Recently, my oldest sister and her husband moved from southwest Missouri to northwest Arkansas to pastor a small, rural church. They found a house to buy at a really good price, which just happened to be next door to another sister, but had a lot of problems getting the loan approval and it ended up being a long process. They both had found jobs and were dividing their time between living in a RV parked beside their church and staying at our family home in Lampe. The original job where my sister was hired had really long, really bad hours, that prevented her from attending church every other Sunday, which was not good considering she was the pastor's wife. So she applied for another job and was immediately hired. She told our sister (who is now her next door neighbor) not to say anything to our stepmother about her getting another job, because June's niece worked at the bank where their loan had just been approved and she didn't want to do anything to sabotage them closing on their house; plus our stepbrother's brother-in-law was their realtor. She wanted to wait until everything was signed and they were moved in before telling anyone about the new job. Right after that, my sister was visiting with June on the phone and she asked Linda, "How does Joyce like her new job?" What?!? Linda called Joyce afterwards and told her about the conversation and said she was sure she hadn't mentioned anything about the new job. Linda and Joyce were stumped on how June could have known about it so quickly. A few days later, another stepbrother saw Joyce and after her conversation with him, the mystery was solved. He had driven by her new job and saw her in the parking lot, so called his mom and asked if Joyce was working there. June told him no, she didn't think so, then he told her that he had driven by and saw Joyce standing outside. Joyce was telling Linda about it, and Linda started laughing and said, "Welcome to life in a small town! You can't do anything without someone seeing you or finding out about it."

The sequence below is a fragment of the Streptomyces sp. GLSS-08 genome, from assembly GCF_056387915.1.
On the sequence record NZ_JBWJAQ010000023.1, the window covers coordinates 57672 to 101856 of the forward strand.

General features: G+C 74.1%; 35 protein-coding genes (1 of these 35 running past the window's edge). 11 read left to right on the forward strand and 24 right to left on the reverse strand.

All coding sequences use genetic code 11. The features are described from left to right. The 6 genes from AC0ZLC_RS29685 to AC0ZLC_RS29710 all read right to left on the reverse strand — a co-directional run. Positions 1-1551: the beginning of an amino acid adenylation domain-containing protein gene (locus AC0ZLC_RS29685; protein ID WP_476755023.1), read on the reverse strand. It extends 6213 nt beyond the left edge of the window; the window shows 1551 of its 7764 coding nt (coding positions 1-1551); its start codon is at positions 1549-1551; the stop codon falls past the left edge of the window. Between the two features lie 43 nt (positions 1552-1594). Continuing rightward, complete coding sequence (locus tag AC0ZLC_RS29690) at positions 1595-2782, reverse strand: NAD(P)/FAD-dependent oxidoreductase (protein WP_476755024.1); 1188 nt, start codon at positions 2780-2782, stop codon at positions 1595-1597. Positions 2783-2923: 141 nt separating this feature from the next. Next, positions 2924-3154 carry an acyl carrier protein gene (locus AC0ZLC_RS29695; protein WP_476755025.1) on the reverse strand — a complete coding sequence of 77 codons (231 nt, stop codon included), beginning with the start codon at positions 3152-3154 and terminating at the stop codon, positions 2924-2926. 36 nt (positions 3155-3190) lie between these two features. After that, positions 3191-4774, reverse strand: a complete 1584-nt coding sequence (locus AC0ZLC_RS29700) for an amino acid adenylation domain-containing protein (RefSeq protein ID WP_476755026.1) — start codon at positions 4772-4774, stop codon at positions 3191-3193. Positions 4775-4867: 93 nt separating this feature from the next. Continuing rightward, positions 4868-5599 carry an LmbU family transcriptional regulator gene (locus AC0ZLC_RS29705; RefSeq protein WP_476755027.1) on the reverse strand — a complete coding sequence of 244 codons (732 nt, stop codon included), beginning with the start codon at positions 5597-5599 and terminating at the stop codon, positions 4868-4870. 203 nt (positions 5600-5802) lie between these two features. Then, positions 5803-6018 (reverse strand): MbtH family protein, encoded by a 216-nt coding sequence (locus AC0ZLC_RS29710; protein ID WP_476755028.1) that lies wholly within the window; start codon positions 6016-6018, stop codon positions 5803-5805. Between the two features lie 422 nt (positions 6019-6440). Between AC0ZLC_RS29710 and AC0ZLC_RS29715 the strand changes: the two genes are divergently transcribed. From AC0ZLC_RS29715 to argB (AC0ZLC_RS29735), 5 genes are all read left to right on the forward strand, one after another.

I will always consider Lampe as being my hometown. Jon and I enjoy spending time there and the feeling of being a part of a small community. We love attending the small church that I attended for many years; visiting with family and friends; going to a local diner for breakfast and listening to the old men gossiping (I'm sure they don't think of their conversation as such) while they sat around drinking coffee; the quiet and solitude of sitting outdoors; having a relative tell Jon, "If you need to borrow any tools, just come to my garage and take what you need anytime you want. The door is usually open, so go on in if I'm not there;" the sense of belonging; the genuine feeling of being loved and cared for and people being excited to see us and spend time with us..... There's something comforting about driving down that dirt road and seeing our property in the distance.

Jesus knew all about life in a small town, but after beginning His ministry, going back home wasn't as comforting and fruitful as it should have been. Mark 6:1-4 says, "Jesus left and went to His hometown, accompanied by His disciples. When the Sabbath came, He began to teach in the synagogue, and many who heard Him were amazed. 'Where did this man get those things?' they asked. 'What's this wisdom that has been given Him, that He even does miracles! Isn't this the carpenter? Isn't this Mary's son and the brother of James, Joseph, Judas and Simon? Aren't His sisters here with us?' And they took offense at Him. Jesus said to them, 'Only in his hometown, among his relatives and in his own house is a prophet without honor.' He could not do any miracles there, except lay His hands on a few sick people and heal them. And He was amazed at their lack of faith."